I began writing this blog more than three years ago in order to share some of the stories about the great Power Plant Men and Women that I was privileged to work with for twenty years at the Coal-fired Power Plant in North Central Oklahoma. I have put the men and women of this plant on a well-deserved pedestal. Don’t just take my word for it. The rest of the world had their eyes fixed on our plant. Of the 700 Coal-fired Power Plants operating in the United States, there was one that stood out above all the rest. It was no wonder to me.
The Power Plant had been told that in 1995 our plant had the lowest operating and maintenance cost of any fossil fueled Power Plant in the United States. This included the cost for the fuel, which was coal being transported from Wyoming on trains. The second lowest operating Power Plant was our sister plant in Muskogee. After that was a plant in Texas that happened to sit on coal mine, and didn’t have the cost of shipping their coal 1,000 miles before they burned it.
The company was so proud of our achievements that they gave each of us a Jean Jacket with our names embroidered on it. On the upper right it said, “1995 Low Cost Award”.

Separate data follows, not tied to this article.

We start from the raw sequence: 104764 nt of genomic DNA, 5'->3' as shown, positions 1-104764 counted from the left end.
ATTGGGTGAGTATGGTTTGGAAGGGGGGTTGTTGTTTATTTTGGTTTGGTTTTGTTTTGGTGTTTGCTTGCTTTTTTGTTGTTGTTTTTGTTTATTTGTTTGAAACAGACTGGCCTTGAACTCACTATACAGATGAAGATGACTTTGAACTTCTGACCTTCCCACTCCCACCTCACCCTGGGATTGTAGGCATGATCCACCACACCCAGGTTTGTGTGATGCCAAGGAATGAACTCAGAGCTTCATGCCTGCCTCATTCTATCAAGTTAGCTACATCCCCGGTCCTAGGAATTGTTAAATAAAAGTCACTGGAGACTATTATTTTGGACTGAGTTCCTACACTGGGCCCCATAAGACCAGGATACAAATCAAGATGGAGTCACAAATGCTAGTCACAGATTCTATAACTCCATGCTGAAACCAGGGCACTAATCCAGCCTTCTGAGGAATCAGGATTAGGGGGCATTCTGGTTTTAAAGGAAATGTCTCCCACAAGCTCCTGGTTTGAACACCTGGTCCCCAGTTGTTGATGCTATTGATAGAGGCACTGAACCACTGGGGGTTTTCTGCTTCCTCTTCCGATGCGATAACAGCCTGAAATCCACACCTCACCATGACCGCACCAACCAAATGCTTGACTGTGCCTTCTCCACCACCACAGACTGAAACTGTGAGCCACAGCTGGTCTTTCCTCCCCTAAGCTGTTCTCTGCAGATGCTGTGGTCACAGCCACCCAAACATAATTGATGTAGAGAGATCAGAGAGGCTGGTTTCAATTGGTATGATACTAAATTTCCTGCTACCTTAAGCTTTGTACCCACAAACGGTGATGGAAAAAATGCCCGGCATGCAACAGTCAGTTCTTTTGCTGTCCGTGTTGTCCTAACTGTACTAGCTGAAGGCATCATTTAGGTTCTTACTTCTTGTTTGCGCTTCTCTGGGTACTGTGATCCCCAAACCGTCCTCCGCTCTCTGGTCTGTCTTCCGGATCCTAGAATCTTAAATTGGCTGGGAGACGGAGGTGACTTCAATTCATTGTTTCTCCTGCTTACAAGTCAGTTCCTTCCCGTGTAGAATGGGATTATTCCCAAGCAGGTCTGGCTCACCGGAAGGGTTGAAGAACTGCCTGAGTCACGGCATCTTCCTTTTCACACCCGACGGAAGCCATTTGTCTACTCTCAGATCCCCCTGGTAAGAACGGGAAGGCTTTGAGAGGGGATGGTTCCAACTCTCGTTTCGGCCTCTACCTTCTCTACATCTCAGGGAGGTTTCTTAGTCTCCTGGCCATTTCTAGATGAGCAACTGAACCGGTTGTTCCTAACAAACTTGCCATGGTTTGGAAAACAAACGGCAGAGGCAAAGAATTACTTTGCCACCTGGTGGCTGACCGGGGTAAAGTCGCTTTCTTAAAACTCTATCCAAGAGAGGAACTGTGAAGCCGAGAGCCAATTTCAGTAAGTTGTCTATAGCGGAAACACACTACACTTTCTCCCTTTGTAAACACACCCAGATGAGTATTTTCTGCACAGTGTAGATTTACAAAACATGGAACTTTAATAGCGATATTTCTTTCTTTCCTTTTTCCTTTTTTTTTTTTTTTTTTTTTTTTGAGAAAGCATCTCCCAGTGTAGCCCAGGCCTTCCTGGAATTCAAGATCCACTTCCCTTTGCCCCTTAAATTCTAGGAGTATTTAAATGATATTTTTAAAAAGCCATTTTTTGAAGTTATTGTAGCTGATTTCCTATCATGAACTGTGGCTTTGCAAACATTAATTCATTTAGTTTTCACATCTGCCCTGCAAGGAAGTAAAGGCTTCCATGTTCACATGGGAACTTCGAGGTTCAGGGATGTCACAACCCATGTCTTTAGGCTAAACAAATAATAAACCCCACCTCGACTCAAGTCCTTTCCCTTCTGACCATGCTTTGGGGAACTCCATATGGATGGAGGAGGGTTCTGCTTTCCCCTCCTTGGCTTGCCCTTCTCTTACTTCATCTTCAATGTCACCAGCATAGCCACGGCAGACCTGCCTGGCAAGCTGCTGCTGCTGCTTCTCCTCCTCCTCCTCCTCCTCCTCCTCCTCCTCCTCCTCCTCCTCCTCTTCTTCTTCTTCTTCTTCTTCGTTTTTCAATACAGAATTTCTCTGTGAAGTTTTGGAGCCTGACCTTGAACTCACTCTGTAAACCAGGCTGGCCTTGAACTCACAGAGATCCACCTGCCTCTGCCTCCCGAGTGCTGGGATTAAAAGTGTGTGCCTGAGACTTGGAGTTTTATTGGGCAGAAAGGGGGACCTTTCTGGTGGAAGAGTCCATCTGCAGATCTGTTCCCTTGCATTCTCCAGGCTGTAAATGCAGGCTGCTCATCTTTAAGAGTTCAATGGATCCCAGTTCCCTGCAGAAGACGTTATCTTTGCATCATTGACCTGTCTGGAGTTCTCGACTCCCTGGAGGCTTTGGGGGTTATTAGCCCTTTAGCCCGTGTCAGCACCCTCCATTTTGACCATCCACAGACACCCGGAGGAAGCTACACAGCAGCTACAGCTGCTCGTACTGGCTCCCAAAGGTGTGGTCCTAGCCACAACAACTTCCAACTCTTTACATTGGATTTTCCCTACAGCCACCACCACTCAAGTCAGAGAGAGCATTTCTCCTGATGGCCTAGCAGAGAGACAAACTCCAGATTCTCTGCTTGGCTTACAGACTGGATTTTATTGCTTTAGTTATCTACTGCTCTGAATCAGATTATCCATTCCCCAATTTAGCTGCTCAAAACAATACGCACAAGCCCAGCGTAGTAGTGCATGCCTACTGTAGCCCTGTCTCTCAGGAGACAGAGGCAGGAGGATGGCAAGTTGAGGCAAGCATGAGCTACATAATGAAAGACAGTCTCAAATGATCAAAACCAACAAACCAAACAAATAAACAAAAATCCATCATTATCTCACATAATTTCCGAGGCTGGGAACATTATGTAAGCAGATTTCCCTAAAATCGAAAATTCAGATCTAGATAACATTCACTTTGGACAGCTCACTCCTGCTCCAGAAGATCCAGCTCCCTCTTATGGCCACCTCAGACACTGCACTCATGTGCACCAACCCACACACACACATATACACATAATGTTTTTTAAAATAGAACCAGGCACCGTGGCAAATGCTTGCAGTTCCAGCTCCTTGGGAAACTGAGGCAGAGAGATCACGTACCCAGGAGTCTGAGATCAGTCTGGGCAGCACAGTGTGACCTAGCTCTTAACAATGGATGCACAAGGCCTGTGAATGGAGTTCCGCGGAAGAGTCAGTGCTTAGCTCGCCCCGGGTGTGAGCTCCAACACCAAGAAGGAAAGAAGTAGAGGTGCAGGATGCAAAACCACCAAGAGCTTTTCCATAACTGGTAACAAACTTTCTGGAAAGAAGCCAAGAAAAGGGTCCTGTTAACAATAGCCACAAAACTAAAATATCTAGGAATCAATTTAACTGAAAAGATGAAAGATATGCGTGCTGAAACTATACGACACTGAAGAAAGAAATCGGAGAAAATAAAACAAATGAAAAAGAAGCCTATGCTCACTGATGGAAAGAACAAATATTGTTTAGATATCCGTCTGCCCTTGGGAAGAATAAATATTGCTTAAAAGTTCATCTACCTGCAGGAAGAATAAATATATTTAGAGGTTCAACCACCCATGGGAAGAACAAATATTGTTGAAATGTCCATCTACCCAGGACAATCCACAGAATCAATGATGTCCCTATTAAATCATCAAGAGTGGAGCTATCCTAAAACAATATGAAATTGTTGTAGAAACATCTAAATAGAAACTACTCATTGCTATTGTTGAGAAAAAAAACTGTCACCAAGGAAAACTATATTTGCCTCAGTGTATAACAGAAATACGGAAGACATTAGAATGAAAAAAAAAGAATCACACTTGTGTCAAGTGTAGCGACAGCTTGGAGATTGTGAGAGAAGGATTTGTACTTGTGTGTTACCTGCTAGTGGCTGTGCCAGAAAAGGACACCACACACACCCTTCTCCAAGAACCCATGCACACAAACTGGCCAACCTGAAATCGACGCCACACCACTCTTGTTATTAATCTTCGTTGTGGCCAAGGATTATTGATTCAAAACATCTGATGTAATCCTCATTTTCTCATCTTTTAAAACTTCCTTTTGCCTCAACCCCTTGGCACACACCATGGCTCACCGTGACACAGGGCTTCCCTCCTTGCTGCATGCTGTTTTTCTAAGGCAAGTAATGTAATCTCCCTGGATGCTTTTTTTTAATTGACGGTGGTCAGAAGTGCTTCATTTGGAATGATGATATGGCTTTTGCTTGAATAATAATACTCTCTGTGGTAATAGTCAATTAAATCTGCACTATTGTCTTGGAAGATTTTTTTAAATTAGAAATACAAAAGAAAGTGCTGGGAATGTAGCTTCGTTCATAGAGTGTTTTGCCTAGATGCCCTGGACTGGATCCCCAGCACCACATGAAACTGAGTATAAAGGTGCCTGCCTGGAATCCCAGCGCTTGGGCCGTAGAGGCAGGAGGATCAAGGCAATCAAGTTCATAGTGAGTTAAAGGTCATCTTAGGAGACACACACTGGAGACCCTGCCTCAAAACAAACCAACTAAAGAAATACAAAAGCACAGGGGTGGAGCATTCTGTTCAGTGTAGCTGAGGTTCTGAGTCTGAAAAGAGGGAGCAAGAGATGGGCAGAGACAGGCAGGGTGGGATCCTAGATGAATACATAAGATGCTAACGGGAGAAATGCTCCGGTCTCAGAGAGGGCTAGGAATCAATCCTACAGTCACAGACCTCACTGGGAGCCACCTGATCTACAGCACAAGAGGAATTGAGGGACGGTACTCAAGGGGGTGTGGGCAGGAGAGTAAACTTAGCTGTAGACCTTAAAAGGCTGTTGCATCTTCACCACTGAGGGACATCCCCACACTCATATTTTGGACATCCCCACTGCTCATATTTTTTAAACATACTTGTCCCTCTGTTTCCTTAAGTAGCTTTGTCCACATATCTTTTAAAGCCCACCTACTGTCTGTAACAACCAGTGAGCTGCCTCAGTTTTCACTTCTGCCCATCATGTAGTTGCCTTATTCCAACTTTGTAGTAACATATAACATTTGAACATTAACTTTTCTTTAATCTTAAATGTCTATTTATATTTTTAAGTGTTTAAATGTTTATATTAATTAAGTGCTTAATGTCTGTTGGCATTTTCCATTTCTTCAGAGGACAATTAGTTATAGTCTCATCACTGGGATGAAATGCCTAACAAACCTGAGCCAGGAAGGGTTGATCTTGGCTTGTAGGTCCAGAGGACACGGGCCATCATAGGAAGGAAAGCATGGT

I don’t do Selfies, that’s why I draped this over a chair.
A couple of years later, we were again awarded as the low cost provider of electricity in the country. This time they gave us Denim shirts. Okies like Denim… I guess you could tell. The cuff on the sleeve says, “1997 Sooner Power Plant Model Of Cost Efficiency”.
In the spring of 1998 (someone can correct me on the year), a plant manager, Mark Draper from England came to our plant to study us. He wanted to see how a group of 124 employees could run a plant the size of a small city as efficiently as we did. Throughout the year he worked on various teams to see how we operated. He wanted to learn our secret. The plant was willing to share everything with Mark.